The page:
Max Verstappen has almost certainly locked up the Formula One World Championship for 2023, given his dominance in the first half of the season.
His Red Bull team has been an unbeatable force this year, claiming 12 victories out of 12 races and setting a record-breaking streak of 13 consecutive wins since Abu Dhabi last year.
However, behind Red Bull, a tight battle is unfolding for the best position in second place.
Aston Martin started the season with the second-fastest car but has recently lost some pace.
Mercedes is consistently competing for podiums but struggling to achieve significant performance improvements like some of its rivals.
Ferrari has shown glimpses of strong performance but remains inconsistent; and McLaren, which started the season without much hope, emerged as the closest rival to Red Bull in Silverstone and Budapest.
Although it may seem insignificant and somewhat cliché, if we remove the two Red Bull drivers from the standings, we would have an exciting title race.
As it stands in the current fight for third place behind Red Bull, Fernando Alonso would lead his old rival Lewis Hamilton at the top of our fictional standings, creating a fierce battle in the second half of the year.
Charles Leclerc could still be a contender with surprise factors if only Ferrari could be more consistent in extracting performance from their car.
Meanwhile, the resurgent Lando Norris would have secured his two first F1 victories and might even dream of challenging for the title at the end of the season.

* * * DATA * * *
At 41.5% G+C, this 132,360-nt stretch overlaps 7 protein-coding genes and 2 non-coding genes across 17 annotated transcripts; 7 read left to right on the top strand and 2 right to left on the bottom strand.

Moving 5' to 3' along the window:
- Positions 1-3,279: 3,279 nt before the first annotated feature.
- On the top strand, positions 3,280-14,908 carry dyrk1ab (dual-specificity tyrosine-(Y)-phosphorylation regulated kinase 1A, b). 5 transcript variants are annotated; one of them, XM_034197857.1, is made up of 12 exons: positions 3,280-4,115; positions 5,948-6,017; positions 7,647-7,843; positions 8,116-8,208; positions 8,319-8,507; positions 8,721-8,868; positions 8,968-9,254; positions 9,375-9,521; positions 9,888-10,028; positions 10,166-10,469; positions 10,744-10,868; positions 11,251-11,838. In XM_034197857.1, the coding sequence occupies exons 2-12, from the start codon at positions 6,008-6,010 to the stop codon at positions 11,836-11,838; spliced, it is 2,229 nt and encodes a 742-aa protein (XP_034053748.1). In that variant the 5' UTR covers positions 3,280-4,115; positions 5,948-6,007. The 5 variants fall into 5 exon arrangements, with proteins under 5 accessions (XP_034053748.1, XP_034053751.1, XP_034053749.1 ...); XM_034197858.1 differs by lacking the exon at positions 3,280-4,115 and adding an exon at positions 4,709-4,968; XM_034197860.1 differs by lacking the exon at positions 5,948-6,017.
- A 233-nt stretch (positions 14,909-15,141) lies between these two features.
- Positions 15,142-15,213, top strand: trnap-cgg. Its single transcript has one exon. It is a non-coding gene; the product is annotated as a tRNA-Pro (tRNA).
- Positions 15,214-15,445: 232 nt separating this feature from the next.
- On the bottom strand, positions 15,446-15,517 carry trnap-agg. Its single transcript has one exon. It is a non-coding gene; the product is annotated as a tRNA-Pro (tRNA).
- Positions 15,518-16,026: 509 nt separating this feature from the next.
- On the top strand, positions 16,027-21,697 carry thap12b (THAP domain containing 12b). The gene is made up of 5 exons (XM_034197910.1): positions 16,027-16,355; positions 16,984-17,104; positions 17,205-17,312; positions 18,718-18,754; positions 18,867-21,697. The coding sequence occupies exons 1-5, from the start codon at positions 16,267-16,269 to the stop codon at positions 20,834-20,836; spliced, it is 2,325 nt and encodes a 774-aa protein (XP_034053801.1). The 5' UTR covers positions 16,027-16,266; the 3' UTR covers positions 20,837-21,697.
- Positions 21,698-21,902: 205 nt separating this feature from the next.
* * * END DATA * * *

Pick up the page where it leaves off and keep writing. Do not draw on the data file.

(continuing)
Hamilton downplays Verstappen’s dominance. This is such an intriguing prospect that we decided to spend some of the early F1 summer break analyzing the data.
If you remove Verstappen and Sergio Perez from the results of the first 12 races and redistribute the points (including for fastest laps and sprint races), the results would look like this:
Alonso and Aston Martin leading by 18 points. Alonso’s dominance in this fictional championship would be based on five race victories in Bahrain, Saudi Arabia, Miami, Monaco, and Canada.
In the early part of the year, he would look like an unstoppable championship leader, justifying his move from Alpine to Aston Martin and ending his decade-long F1 win drought.
But starting from the race in Canada, his results would start to decline, with his old rival, Hamilton, closing in with three consecutive second-place finishes before the summer break.
There would be a flashback to their time as teammates at McLaren in 2007 when their internal disputes allowed Kimi Raikkonen to snatch the title from both of them with a one-point difference in the final race.
Of course, the significant difference this time is that they are driving for two conflicting teams, and Alonso would exert immense pressure on Aston Martin to deliver car updates capable of performing well in the second half of the season.
Nevertheless, the two-time world champion is likely to find himself in a title challenge, fighting against all odds and trying to dispel the ghosts of near-misses in 2010 and 2012.
Questions will also be directed at Lance Stroll, who would be in seventh position in the standings and often unable to provide the support Alonso needs at the front of the grid.
In the constructor’s championship, Aston Martin would be trailing 42 points behind Mercedes and likely keeping an eye on its position relative to Ferrari and McLaren in the second half of the year.